A Shift in the Landscape

Rosie Batty as Australian of the Year started a serious debate in Australia on domestic violence.  What a word!  As if using ‘domestic’ somehow tames or contains the violence when it is in fact the worst of all, invading the private space of the individual.   Most of us will have experience with domestic violence, either personally or through family or friends.  It’s an unspoken violence as it is often hidden and denied by the perpetrator and victim.  It’s a shameful violence because it involves the people we love and expect to care for us most of all.  It’s also the most dangerous violence because of the attitudes that are perpetuated by the next generation.

Domestic violence isn’t just physical abuse, but can also be psychological,  restricting independence, financial control, deprivation and neglect.  Domestic violence is non-discriminatory across class, culture and age groups.

Phil Cleary, in The Age, October 3rd, 2015, wrote an excellent article pin-pointing the main issues in the way we talk about and deal with domestic violence in Australia.  He talks about the band aid solutions that ignore the systemic problems in our society that cause the violence.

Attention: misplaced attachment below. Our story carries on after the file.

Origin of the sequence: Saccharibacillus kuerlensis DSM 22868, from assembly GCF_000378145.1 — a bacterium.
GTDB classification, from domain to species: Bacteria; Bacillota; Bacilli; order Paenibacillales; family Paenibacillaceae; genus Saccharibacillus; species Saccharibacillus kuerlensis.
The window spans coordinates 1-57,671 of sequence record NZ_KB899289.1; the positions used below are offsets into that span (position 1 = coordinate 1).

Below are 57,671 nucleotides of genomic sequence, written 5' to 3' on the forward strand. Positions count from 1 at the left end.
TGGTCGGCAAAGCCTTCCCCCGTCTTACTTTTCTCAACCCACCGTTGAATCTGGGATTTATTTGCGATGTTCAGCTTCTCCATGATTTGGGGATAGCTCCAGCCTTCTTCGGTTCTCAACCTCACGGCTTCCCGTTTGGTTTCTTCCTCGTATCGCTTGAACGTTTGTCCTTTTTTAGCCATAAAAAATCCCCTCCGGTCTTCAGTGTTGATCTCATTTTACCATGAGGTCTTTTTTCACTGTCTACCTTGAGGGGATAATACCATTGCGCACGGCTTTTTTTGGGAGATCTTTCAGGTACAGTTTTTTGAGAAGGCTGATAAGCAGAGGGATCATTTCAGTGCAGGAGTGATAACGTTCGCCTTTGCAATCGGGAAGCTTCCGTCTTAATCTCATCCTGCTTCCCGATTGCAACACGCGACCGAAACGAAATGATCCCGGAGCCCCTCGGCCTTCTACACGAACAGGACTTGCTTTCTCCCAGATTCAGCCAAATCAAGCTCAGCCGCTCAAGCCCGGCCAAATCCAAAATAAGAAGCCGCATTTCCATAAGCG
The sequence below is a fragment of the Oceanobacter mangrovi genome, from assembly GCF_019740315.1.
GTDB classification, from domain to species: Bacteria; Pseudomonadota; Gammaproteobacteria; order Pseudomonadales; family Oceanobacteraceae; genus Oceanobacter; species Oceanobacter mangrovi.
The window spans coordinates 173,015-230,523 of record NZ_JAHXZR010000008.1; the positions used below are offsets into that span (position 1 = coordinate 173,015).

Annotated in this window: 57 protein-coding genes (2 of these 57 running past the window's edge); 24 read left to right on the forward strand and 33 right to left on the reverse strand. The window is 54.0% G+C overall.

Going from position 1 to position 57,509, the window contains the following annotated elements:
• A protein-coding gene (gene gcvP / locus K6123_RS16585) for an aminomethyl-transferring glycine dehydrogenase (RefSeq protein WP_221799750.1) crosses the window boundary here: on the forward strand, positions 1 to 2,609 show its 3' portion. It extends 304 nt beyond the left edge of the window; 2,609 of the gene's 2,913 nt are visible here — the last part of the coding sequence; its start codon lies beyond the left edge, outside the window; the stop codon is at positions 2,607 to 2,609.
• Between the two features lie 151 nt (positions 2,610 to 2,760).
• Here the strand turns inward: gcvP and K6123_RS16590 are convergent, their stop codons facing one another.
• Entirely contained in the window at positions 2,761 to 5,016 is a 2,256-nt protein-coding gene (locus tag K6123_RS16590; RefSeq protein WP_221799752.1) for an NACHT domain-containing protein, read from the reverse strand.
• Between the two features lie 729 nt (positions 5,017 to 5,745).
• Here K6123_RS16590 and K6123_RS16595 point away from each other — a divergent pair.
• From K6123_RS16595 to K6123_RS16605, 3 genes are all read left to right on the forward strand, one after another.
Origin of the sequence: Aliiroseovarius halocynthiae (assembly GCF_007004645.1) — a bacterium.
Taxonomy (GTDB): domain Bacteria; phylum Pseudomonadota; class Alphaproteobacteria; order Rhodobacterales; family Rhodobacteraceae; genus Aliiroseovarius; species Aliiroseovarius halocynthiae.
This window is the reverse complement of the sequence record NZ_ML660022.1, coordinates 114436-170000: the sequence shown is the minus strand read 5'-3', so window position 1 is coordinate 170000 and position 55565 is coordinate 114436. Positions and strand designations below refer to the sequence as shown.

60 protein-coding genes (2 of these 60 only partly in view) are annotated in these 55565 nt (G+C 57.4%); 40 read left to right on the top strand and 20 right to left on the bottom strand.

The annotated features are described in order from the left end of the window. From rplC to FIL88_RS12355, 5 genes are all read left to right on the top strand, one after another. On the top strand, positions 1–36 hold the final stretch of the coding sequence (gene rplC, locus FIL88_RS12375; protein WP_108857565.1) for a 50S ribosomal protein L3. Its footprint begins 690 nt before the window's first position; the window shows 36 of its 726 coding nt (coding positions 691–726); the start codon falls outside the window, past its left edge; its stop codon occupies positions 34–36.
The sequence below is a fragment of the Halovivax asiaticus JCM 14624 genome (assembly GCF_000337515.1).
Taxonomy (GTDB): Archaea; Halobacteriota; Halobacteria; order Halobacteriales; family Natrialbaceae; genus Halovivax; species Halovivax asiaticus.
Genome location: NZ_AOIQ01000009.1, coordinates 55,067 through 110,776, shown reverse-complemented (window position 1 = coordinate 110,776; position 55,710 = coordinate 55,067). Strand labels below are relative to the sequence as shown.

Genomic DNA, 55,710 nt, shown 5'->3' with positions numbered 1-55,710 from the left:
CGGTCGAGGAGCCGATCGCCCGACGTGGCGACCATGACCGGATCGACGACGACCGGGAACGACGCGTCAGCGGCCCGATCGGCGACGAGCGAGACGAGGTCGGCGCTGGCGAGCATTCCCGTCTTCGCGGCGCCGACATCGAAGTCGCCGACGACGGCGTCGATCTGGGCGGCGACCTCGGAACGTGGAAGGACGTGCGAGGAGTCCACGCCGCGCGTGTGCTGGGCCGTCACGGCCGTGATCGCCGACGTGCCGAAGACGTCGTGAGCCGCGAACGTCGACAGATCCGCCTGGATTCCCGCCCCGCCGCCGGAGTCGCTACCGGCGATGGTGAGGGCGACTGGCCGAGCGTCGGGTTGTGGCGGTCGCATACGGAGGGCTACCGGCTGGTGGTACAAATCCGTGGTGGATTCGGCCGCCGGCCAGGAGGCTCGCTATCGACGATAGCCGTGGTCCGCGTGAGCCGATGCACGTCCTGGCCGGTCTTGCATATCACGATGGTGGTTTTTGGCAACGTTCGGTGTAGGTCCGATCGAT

“It’s time to sweep aside the myth that our response to the violence has been gender neutral or that stopping the violent men in their tracks is nigh on impossible. As significant as it might sound coming from a PM* with a penchant for modern forms of communication, GPS tracking, 1800 respect lines and mobile phones won’t save women. Nor will counselling services for offenders. A man who wants to make a woman pay for her independence won’t be placated in an encounter group. The solution lies in a nexus between community legal and community health centres; frontline services where women can acquire case managers capable of ensuring and demanding decisive police and institutional support.”

“I know what *Turnbull meant in saying he wanted violence against women to be deemed un-Australian. But if only he’d stared down the barrel of the camera and said he wanted to make the violence so unlawful that every man walking such a path would do so at his peril. Only when politicians speak with the same fervour about this violence as they do about Islamic State and terrorists will we begin the process of real cultural change.”

Only real cultural change can end violence against women




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Artist in Adelaide, South Australia. I enjoy viewing and participating in street art and experimenting with photography for surface design.

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